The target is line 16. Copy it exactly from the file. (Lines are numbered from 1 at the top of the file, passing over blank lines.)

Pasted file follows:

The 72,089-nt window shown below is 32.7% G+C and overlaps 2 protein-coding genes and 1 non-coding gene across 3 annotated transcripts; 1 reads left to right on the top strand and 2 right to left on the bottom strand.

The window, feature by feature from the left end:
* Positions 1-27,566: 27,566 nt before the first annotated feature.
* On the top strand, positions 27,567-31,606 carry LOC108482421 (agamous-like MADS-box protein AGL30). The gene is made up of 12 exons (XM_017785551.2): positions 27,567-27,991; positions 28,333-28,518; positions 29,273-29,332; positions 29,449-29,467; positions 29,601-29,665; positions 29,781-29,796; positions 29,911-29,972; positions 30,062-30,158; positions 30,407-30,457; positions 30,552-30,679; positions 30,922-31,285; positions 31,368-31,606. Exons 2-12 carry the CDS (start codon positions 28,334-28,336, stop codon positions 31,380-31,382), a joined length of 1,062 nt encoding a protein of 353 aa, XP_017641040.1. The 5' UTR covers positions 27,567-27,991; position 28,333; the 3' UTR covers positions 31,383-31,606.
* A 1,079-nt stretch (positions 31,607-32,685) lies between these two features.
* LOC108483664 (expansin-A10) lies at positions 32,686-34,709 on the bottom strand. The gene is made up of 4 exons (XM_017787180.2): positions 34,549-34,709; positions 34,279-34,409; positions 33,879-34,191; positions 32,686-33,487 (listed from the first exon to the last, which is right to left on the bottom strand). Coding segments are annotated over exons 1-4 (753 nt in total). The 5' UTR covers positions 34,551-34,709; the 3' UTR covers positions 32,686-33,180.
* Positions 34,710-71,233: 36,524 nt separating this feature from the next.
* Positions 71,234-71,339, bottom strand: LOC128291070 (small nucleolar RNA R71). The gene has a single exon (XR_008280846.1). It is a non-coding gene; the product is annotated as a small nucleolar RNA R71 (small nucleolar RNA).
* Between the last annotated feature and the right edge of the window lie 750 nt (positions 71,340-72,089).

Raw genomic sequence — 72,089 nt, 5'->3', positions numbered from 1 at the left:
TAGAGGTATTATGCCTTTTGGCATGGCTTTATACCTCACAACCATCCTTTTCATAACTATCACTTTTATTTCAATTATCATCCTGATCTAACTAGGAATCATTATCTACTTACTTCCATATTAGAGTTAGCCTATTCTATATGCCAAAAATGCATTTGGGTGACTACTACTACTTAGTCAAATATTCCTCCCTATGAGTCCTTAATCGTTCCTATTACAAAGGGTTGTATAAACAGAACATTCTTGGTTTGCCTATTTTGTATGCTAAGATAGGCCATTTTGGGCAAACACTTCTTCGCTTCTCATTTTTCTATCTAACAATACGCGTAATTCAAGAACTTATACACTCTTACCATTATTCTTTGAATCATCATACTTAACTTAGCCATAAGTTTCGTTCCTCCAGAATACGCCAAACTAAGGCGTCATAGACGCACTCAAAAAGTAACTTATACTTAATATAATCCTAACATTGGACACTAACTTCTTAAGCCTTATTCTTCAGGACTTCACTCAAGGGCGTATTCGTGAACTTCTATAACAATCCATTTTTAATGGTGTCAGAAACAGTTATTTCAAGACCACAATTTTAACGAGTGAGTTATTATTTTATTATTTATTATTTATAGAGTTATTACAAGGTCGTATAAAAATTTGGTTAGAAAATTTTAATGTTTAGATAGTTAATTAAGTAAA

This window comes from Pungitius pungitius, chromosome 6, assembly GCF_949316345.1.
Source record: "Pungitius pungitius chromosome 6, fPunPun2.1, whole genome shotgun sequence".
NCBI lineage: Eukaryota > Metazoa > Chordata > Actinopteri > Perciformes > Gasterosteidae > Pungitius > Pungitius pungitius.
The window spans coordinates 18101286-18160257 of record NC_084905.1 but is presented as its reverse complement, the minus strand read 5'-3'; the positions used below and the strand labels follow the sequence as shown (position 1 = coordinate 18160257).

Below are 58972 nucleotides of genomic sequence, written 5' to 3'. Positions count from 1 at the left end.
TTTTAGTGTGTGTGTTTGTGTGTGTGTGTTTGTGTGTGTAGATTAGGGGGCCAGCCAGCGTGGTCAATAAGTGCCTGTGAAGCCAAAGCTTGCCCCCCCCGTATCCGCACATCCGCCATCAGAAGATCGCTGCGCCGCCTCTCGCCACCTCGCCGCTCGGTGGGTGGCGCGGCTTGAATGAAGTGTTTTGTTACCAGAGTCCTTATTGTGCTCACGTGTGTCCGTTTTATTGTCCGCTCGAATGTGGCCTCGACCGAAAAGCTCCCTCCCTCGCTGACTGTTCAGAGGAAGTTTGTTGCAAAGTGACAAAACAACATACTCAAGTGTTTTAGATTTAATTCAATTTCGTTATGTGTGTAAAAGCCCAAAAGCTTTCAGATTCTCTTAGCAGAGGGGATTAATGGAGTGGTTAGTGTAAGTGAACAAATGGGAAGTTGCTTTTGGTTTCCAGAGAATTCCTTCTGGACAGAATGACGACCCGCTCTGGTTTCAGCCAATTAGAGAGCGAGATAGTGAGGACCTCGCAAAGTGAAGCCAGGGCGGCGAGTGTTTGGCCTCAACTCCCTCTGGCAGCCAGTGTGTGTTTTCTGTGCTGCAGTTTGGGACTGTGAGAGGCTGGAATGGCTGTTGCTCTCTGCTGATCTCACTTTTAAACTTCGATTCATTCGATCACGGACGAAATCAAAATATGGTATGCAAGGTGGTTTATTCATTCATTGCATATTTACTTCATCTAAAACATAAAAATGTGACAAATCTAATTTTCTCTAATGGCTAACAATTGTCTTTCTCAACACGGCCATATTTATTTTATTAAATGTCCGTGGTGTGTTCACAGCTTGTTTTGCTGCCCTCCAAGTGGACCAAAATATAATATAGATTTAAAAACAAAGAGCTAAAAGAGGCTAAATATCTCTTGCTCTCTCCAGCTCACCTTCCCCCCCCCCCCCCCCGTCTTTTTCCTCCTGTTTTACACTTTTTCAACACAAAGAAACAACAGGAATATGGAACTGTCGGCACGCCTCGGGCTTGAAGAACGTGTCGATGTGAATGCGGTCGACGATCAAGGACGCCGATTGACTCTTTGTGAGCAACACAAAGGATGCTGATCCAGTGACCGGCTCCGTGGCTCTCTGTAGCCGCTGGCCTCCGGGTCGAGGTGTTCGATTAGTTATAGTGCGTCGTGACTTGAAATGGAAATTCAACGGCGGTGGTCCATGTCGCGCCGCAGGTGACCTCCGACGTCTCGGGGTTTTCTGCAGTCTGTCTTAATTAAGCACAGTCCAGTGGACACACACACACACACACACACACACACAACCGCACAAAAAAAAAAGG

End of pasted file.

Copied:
Below are 58972 nucleotides of genomic sequence, written 5' to 3'. Positions count from 1 at the left end.